The only slight hitch here is that I think that MMA practitioners don't think fully about the implicit restrictions that MMA places on fights which a bar fight does not. To a lesser extent, this is particular moves like eye gouging, small joint manipulation, groin attacks etc. But the much bigger one is the ability to deal with multiple attackers at once. Skills like taking the other guy to ground in a choke hold are immensely useful in a one-on-one fight. They are disastrous if the guy has three friends around who will kick you in the head as you perform the choke hold on the ground. The more people are attacking you, the more 'stay on your feet at all costs' becomes a crucial principle.
That's okay though. People can figure that out. Overall, I'm a pretty big fan of MMA in the abstract, and am interested in what it reveals about fighting styles. So what's the issue?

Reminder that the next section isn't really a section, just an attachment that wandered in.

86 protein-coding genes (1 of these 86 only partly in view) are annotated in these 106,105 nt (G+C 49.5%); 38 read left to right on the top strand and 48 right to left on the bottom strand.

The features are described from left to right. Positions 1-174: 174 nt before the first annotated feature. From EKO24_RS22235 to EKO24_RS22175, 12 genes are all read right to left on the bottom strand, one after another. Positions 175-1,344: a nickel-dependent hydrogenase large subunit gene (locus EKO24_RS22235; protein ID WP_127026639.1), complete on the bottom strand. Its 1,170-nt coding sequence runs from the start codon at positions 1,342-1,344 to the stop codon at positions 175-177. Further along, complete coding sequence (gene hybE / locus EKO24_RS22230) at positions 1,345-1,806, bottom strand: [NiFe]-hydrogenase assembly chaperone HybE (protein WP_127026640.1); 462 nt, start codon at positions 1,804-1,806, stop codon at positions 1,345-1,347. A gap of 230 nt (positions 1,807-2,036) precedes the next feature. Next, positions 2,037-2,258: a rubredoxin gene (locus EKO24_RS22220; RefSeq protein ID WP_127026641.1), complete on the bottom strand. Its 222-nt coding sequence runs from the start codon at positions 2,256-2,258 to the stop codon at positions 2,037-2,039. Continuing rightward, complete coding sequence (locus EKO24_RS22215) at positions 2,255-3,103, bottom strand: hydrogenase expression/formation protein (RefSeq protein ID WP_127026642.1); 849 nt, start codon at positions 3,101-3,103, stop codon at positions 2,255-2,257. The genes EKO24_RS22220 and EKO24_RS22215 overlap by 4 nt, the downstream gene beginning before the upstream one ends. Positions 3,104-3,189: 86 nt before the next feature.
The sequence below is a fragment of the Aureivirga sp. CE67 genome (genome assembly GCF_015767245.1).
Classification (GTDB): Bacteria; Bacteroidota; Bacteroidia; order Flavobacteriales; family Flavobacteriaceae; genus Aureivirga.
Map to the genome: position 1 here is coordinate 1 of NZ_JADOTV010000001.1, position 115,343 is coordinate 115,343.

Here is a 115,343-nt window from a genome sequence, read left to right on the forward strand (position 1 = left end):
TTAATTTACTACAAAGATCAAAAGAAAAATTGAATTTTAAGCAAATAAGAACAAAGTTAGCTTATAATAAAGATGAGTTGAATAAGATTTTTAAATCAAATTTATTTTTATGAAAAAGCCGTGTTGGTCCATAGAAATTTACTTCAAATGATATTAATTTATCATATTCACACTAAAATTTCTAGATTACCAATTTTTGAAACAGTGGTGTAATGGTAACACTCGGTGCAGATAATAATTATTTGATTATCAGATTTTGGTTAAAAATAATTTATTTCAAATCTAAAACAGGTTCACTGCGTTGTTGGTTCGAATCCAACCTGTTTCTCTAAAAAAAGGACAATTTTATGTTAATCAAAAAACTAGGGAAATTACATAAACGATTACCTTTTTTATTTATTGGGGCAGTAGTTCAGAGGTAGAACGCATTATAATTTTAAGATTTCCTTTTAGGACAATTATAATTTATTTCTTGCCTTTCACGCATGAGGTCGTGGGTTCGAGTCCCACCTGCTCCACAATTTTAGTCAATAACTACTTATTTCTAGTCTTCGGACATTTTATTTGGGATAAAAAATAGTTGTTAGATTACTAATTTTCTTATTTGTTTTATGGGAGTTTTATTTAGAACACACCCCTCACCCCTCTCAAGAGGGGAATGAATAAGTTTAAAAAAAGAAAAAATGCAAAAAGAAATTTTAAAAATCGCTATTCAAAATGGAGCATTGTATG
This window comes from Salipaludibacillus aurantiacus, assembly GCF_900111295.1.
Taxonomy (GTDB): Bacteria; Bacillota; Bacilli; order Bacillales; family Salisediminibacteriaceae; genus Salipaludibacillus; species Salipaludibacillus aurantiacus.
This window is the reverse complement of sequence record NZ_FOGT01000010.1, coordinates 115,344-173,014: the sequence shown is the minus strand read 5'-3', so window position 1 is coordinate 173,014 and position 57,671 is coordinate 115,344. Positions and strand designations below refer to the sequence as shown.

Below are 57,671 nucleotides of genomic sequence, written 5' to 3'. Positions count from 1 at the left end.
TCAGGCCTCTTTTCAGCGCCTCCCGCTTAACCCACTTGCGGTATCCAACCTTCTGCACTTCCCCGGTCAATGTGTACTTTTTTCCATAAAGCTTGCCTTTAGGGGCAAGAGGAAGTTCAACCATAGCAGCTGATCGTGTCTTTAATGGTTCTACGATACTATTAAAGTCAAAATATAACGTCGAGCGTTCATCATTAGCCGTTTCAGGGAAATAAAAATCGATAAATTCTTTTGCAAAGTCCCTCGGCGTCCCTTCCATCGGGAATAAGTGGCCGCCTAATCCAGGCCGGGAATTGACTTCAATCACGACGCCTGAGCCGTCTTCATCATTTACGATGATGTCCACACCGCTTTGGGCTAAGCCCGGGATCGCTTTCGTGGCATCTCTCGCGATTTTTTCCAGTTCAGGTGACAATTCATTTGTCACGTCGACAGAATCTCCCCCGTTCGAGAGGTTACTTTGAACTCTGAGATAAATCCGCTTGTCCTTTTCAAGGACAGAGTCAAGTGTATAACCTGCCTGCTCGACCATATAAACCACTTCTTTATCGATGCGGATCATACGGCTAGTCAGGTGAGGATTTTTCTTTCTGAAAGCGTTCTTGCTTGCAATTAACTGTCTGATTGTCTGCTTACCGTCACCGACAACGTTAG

The problem is that I just find it rather gross and distasteful to actually watch. Just to check, I went over to the UFC website. The current headline was "Free fight - Shogun stomps his way to a pride title", where the photo showed the guy in question stomping on his opponent, who was on the ground. The bout ended, as it usually does, with one guy on the ground being punched in the face over and over until the referee calls it off. And I just can't help but find this barbarous and unpleasant to look at. Every now and again, one of those guys on the ground is actually being beaten to death. Sure, it's rare, but it's still troubling that during every one of those deaths, the crowd was cheering the guy on doing the beating.